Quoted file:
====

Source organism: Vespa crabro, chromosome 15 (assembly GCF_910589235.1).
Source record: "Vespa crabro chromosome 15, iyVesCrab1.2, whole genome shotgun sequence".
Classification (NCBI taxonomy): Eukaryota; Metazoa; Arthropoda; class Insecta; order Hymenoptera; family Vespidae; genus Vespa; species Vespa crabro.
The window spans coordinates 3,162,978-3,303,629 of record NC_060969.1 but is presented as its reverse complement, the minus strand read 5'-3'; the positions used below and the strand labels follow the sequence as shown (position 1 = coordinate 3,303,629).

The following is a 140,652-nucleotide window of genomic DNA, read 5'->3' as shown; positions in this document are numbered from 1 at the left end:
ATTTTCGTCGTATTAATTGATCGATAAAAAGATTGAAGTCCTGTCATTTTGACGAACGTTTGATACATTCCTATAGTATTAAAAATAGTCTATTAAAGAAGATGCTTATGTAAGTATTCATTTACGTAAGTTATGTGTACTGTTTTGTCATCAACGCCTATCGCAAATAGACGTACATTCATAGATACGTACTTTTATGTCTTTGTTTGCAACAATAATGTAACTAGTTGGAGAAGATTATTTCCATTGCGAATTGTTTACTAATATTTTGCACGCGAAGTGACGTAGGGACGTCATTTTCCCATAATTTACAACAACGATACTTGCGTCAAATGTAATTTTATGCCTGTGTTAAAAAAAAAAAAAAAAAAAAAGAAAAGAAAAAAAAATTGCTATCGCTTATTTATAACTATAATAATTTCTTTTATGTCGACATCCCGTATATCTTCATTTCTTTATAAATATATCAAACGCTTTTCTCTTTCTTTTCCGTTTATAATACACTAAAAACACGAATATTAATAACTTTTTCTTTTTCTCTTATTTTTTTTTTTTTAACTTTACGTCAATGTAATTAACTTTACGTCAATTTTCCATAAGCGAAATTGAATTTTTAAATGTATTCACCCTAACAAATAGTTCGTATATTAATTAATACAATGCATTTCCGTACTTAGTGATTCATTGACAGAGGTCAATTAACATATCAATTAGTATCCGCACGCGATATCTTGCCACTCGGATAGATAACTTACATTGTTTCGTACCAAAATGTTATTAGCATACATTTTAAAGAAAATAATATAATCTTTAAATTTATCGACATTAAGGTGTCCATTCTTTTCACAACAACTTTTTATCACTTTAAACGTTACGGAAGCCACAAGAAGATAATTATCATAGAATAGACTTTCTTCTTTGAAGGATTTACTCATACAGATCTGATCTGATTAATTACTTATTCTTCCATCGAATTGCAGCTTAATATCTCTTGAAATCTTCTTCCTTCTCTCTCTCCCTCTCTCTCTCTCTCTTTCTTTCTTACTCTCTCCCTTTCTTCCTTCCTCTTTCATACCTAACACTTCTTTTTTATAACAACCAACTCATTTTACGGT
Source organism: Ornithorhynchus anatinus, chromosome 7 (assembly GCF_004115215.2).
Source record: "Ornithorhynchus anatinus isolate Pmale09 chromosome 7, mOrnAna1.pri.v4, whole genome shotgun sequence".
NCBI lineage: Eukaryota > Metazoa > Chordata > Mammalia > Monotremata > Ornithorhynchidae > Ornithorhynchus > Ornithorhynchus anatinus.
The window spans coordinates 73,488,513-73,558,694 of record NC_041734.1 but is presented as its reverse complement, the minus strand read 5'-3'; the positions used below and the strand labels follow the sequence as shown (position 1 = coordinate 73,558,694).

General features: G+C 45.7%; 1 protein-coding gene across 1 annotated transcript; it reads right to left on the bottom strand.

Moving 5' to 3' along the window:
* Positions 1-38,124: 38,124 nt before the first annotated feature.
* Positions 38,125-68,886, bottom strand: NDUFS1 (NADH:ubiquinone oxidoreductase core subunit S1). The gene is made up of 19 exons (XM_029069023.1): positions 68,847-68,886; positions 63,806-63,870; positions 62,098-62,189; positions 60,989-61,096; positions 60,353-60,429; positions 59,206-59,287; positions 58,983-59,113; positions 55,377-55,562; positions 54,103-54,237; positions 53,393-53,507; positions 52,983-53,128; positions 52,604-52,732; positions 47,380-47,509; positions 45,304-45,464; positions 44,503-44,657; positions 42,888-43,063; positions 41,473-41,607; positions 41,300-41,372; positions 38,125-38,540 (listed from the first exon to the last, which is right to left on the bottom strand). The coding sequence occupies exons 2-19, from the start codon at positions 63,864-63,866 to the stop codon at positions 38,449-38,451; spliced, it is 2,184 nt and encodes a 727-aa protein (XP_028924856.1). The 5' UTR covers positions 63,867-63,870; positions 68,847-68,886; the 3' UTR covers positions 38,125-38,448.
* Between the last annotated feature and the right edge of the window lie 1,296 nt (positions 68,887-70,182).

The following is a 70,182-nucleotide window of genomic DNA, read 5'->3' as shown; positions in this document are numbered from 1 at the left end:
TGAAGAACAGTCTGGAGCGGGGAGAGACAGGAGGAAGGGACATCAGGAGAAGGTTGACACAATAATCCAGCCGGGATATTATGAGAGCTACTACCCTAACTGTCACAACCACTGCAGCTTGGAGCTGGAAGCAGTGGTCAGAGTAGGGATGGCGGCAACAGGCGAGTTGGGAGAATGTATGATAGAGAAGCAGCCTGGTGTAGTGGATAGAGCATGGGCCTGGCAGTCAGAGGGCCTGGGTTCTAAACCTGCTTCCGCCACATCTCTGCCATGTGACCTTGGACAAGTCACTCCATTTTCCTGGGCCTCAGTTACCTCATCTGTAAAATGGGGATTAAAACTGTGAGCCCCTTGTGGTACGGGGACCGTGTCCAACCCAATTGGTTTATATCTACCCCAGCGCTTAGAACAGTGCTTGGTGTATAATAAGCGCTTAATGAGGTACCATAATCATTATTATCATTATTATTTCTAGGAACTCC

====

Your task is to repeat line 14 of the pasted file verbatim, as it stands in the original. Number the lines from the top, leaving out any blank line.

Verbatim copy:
* Positions 38,125-68,886, bottom strand: NDUFS1 (NADH:ubiquinone oxidoreductase core subunit S1). The gene is made up of 19 exons (XM_029069023.1): positions 68,847-68,886; positions 63,806-63,870; positions 62,098-62,189; positions 60,989-61,096; positions 60,353-60,429; positions 59,206-59,287; positions 58,983-59,113; positions 55,377-55,562; positions 54,103-54,237; positions 53,393-53,507; positions 52,983-53,128; positions 52,604-52,732; positions 47,380-47,509; positions 45,304-45,464; positions 44,503-44,657; positions 42,888-43,063; positions 41,473-41,607; positions 41,300-41,372; positions 38,125-38,540 (listed from the first exon to the last, which is right to left on the bottom strand). The coding sequence occupies exons 2-19, from the start codon at positions 63,864-63,866 to the stop codon at positions 38,449-38,451; spliced, it is 2,184 nt and encodes a 727-aa protein (XP_028924856.1). The 5' UTR covers positions 63,867-63,870; positions 68,847-68,886; the 3' UTR covers positions 38,125-38,448.